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Given a graph with edge weights satisfying the triangle inequality, and a degree bound for each vertex, the problem of computing a low weight spanning tree such that the degree of each vertex is at most its specified bound is considered. In particular, modifying a given spanning tree T using adoptions to meet the degree constraints is considered. A novel networkflow based algorithm for finding a good sequence of adoptions is introduced. The method yields a better performance guarantee than any previously obtained. Equally importantly, it takes this approach to the limit in the following sense: if any performance guarantee that is solely a function of the topology and edge weights of a given tree holds for any algorithm at all, then it also holds for our algorithm. The performance guarantee is the following. If the degree constraint d(v) for each v is at least 2, the algorithm is guaranteed to find a tree whose weight is at most the weight of the given tree times 2 \Gamma min n d(v)\Gamma2 deg T (v)\Gamma2 : deg T (v) ? 2 o ; where deg T (v) is the initial degree of v. Examples are provided in which no lighter tree meeting the degree constraint exists. Lineartime algorithms are provided with the same worstcase performance guarantee. Choosing T to be a minimum spanning tree yields approximation algorithms for the general problem on geometric graphs with distances induced by various Lp norms. Finally, examples of Euclidean graphs are provided in which the ratio of the lengths of an optimal Traveling Salesman path and a minimum spanning tree can be arbitrarily close to 2.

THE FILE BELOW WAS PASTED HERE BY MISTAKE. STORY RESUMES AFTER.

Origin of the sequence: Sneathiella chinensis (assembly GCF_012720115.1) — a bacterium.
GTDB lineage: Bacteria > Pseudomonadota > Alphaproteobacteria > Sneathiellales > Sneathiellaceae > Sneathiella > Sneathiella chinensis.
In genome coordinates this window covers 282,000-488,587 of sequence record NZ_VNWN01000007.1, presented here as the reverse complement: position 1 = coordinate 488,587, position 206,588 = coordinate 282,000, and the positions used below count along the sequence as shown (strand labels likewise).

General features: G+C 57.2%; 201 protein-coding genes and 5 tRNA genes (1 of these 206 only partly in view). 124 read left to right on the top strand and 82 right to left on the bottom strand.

A Weighted Coding in a Genetic Algorithm for the DegreeConstrained Minimum Spanning Tree Problem
, 2000
"... is a fundamental design choice in a genetic algorithm. This paper describes a novel coding of spanning trees in a genetic algorithm for the degreeconstrained minimum spanning tree problem. For a connected, weighted graph, this problem seeks to identify the shortest spanning tree whose degree does n ..."
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Cited by 18 (4 self)
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is a fundamental design choice in a genetic algorithm. This paper describes a novel coding of spanning trees in a genetic algorithm for the degreeconstrained minimum spanning tree problem. For a connected, weighted graph, this problem seeks to identify the shortest spanning tree whose degree does not exceed an upper bound k 2. In the coding, chromosomes are strings of numerical weights associated with the target graph's vertices. The weights temporarily bias the graph's edge costs, and an extension of Prim's algorithm, applied to the biased costs, identifies the feasible spanning tree a chromosome represents. This decoding algorithm enforces the degree constraint, so that all chromosomes represent valid solutions and there is no need to discard, repair, or penalize invalid chromosomes. On a set of hard graphs whose unconstrained minimum spanning trees are of high degree, a genetic algorithm that uses this coding identifies degreeconstrained minimum spanning trees that are on average shorter than those found by several competing algorithms.